On Its 200th Anniversary, Kunstverein Munich Is Asking How It and Other Non-Collecting Art Associations Can Confront Complex Histories


At first, they might appear innocuous: document-sized gray and white boxes, neatly stacked on shelves and organized by year. The Kunstverein Munich’s archive, stretching back to 1823, charts the activities of the city’s premier arts institution, but as it prepares to celebrate its 200-year anniversary this summer, the institution’s leaders are working to prove that archives are anything but static or neutral.

Their existence is also not a given. The institution used a lot of time and effort to track down and structure the materials. “When I arrived four years ago, the archive as we know it now did not exist,” said director Maurin Dietrich. Rather, it was scattered between boxes in the attic, basement, and city archives.

And despite the Kunstverein’s two-century history—and its importance in staging the first solo exhibitions by now well-known artists, such as Liam Gillick and Andrea Fraser—none of its archives were indexed or available for the public to pick through.

Detail: Exhibition by Claude Cahun, 1998; in: “THE ARCHIVE AS…,” Kunstverein München, 2023. Photo: Maximilian Geuter.

The Kunstverein Munich, with its historic arcade that runs alongside a 17th-century garden in the center of town, has a complicated history. Its past shows how cultural venues like it were complicit in the suppressive activities of the Nazi party. (Munich was the site of the Putsch that saw Hitler begin to get a grip on power, and the Kunstverein was the exhibition venue for the infamous “Degenerate art” exhibition.) At the same time, years later, the Kunstverein was also a space for civic action during the struggle for women’s rights.

After the war, Munich was where the deadly 1972 Olympics took place. It is also where, last summer, Tony Cokes’s poignant show “Some Munich Moments” appeared, which delved into the archives and Munich history around the 1972 Olympic games. The curatorial team has also brought together critically lauded solo presentations of U.S. artists Pippa Garner and Diamond Stingily, among others. 

Curatorial team of Kunstverein München from left to right: Gloria Hasnay, Gina Merz and Maurin Dietrich 2023. Photo: Manuel Nieberle.

Curatorial team of Kunstverein München from left to right: Gloria Hasnay, Gina Merz and Maurin Dietrich, 2023. Photo: Manuel Nieberle.

Yet its project of late is highly emotional for the city. The anniversary event was celebrated last weekend with talks, music, dancing, and an impossibly long dinner table that hosted 200 guests, including former directors, curators, artists, and writers. An intergenerational public street party closed out the weekend.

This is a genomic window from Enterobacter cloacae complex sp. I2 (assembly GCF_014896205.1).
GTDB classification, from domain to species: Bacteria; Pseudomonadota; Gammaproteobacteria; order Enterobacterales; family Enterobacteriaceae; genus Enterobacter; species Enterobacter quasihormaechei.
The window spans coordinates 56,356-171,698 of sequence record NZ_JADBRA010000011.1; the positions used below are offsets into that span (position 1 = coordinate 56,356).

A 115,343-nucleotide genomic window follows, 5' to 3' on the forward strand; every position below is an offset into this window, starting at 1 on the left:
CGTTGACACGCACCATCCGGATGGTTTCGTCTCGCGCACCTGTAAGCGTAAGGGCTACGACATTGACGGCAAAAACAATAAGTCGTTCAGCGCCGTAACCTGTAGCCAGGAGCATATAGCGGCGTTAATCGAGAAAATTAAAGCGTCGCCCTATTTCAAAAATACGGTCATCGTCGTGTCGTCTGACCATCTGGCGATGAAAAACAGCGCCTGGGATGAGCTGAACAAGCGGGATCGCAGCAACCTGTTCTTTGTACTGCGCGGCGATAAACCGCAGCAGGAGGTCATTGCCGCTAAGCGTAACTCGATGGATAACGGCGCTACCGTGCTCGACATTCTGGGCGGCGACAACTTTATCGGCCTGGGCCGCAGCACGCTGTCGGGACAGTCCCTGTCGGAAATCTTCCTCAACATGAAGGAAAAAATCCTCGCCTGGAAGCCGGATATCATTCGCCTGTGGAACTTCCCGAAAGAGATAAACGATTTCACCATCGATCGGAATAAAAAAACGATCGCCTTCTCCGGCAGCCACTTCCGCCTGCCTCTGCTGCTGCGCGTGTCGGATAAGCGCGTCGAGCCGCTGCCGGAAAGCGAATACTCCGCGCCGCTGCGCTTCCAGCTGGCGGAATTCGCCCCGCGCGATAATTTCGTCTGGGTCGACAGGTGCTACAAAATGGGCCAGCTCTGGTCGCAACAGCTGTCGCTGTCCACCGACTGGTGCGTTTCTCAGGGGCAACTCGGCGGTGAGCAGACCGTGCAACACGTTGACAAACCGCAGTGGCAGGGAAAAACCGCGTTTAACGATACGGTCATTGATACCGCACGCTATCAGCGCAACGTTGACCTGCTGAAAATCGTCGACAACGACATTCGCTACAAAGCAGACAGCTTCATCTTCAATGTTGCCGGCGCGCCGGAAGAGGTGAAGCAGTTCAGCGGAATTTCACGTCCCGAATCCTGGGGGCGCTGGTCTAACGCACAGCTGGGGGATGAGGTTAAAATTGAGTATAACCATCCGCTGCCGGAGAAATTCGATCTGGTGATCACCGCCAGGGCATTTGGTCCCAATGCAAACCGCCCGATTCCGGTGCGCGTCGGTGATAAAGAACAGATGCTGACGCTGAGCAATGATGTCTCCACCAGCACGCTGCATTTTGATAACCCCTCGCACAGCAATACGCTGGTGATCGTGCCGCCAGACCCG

Inside the venue, the institution brought its archive into the center as a malleable installation. On view until August are pieces of archival material, images, posters standing on modular shelves at the center of the exhibition space, like an open book. Put another way, there are puzzle pieces to a history, but they do not neatly fit together—nor do they need to. The transformable exhibition, titled “The Archive As…”, asks participants to finish the phrase. It also allows the archive arrangement to be altered. (“The Archive as a Headache” is one such example, and artist Joshua Leon interjected with poignant lines of questioning in the form of notes left around the installation.)

But history and memory, and the archives, even when they’re organized, do not generate a straight line across two centuries, nor conjure easy answers. What has emerged is a story about German society, the end days of royalty, the dark period between 1930s and ’40s, the riotous 1960s and ’70s, and the contemporaneity from the 1990s to today. It also tells the story of what, exactly, a Kunstverein is—and what it might be able to become.

Exterior view of the Kunstverein Munich. Meeting of the institution’s Summer School for “The Stories We Tell Ourselves.” Courtesy Kunstverein Munich.

The Kunstverein Model

To start, some definitions. The model ( translates to art association) has a long history, one that is a given to most in Germany, but deserves a bit of picking apart for those based elsewhere. 

There are more than half a million associations of different kinds—in the country, and they run the gamut in concept and scale. There are sports associations that are large and nationally recognized and ones that are extremely niche (it only takes seven individuals to form such an association, and one can form a for just about anything so long as it is legal—and, trust me, people do).

When it comes to art associations, there are around 300 dotting the nation in major cities and towns. One of its distinguishing factors from art spaces in other countries is its members. Each Kunstverein is made up of a directorship, which is voted in by a board, which is in turn voted in by a paying membership—which usually consists of hundreds to thousands of people for each institution. The body of the membership tends to outlive the board and directors, who tend to switch over at least once a decade—as such, one could say, like an electorate, forms the core of the association. In Munich, there are around 1,900 such individuals.

Liam Gillick, <i>Three Perspectives and a Short Scenario* Work</i> (1988–2008) Mirrored Image: A ‘Volvo’ bar, on view November 2008. Courtesy Kunstverein Munich

Liam Gillick, Three Perspectives and a Short Scenario* Work (1988–2008) Mirrored Image: A ‘Volvo’ bar, on view November 2008. Courtesy Kunstverein Munich

“It is very democratic,” said Dietrich. “Membership is an active engagement instrument that goes beyond signing a guestbook.” Member fees give it an arm’s length from political bodies, though they do rely on state funding as well. Smaller than museums, these institutions are also able to be reactive, and as such they tend to become incubators for artists who later grow to international acclaim. “The autonomy we have gives a massive space, artistically and curatorially, to experiment. Kunstvereins can react flexibly and quickly in a rather non-bureaucratic way,” noted Dietrich. “It is quite a resilient structure.”